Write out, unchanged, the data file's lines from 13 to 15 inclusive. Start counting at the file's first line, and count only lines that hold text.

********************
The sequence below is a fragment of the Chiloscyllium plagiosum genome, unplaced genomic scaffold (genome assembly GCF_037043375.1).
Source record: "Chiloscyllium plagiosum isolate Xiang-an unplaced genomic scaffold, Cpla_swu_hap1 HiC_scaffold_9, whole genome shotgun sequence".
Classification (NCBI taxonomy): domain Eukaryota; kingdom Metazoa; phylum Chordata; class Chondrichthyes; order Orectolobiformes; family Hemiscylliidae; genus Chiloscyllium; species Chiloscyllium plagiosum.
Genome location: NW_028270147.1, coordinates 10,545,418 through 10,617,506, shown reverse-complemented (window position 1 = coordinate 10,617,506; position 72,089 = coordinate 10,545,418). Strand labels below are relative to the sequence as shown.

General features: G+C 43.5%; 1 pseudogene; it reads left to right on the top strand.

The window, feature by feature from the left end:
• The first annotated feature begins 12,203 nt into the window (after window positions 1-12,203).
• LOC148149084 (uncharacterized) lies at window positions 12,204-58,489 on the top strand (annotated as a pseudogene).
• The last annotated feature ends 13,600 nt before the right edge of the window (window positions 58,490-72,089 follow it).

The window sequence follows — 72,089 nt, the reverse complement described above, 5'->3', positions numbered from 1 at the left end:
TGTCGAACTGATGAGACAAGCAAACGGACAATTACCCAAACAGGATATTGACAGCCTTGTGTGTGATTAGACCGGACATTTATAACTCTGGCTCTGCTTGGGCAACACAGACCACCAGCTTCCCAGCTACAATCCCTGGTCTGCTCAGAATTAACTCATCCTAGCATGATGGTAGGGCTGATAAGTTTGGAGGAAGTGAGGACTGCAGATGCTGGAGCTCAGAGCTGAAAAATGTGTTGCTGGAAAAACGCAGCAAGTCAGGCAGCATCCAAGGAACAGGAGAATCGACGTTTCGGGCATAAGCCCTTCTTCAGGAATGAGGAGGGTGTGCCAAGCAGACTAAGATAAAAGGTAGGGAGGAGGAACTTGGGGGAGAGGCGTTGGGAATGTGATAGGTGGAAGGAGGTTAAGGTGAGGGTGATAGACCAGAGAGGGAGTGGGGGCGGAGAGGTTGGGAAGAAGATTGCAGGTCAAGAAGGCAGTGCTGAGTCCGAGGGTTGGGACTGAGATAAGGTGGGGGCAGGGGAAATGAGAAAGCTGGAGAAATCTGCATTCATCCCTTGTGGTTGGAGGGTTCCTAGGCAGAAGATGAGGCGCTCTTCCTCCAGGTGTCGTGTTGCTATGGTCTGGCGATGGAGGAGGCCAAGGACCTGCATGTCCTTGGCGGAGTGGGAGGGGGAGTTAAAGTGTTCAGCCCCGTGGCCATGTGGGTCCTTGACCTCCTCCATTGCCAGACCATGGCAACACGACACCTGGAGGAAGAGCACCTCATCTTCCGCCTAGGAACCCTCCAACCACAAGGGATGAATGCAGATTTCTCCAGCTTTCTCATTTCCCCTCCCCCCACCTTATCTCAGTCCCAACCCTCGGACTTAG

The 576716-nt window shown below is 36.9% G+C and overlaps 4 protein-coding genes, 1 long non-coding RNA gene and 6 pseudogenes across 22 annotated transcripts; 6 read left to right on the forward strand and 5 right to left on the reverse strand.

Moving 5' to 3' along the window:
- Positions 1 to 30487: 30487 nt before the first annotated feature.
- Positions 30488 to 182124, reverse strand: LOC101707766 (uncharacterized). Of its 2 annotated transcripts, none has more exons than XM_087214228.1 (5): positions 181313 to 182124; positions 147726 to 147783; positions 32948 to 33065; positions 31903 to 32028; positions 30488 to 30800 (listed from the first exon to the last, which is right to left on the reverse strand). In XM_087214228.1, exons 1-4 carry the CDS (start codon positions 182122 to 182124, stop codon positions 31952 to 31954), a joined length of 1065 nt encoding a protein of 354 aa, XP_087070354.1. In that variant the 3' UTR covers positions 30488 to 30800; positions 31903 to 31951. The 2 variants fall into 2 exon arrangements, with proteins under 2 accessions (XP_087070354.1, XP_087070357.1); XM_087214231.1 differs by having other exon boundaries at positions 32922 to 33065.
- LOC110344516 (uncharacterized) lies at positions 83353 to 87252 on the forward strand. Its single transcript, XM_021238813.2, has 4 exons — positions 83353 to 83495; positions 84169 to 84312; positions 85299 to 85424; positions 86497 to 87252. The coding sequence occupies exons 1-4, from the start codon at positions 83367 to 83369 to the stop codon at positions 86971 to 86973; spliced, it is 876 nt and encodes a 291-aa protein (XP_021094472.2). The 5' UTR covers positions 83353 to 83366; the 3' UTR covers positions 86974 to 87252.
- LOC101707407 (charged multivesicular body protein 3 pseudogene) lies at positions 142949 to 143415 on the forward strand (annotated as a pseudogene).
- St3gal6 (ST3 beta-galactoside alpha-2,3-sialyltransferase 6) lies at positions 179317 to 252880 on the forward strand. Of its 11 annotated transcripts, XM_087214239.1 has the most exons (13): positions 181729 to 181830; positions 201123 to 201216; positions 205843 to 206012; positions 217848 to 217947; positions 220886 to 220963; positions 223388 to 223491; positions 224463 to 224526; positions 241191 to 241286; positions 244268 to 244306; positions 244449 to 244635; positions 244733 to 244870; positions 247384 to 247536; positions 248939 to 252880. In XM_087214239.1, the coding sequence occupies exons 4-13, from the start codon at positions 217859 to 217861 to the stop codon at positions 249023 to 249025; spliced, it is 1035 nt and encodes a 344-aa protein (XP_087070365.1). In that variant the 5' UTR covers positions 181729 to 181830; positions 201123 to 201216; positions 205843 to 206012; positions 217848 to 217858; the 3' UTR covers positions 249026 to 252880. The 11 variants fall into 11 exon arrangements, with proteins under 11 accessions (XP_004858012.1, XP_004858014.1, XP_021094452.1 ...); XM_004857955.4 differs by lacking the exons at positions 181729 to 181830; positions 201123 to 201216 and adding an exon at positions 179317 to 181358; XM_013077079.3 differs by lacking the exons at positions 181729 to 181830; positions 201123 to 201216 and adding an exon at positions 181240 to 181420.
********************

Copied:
Moving 5' to 3' along the window:
- Positions 1 to 30487: 30487 nt before the first annotated feature.
- Positions 30488 to 182124, reverse strand: LOC101707766 (uncharacterized). Of its 2 annotated transcripts, none has more exons than XM_087214228.1 (5): positions 181313 to 182124; positions 147726 to 147783; positions 32948 to 33065; positions 31903 to 32028; positions 30488 to 30800 (listed from the first exon to the last, which is right to left on the reverse strand). In XM_087214228.1, exons 1-4 carry the CDS (start codon positions 182122 to 182124, stop codon positions 31952 to 31954), a joined length of 1065 nt encoding a protein of 354 aa, XP_087070354.1. In that variant the 3' UTR covers positions 30488 to 30800; positions 31903 to 31951. The 2 variants fall into 2 exon arrangements, with proteins under 2 accessions (XP_087070354.1, XP_087070357.1); XM_087214231.1 differs by having other exon boundaries at positions 32922 to 33065.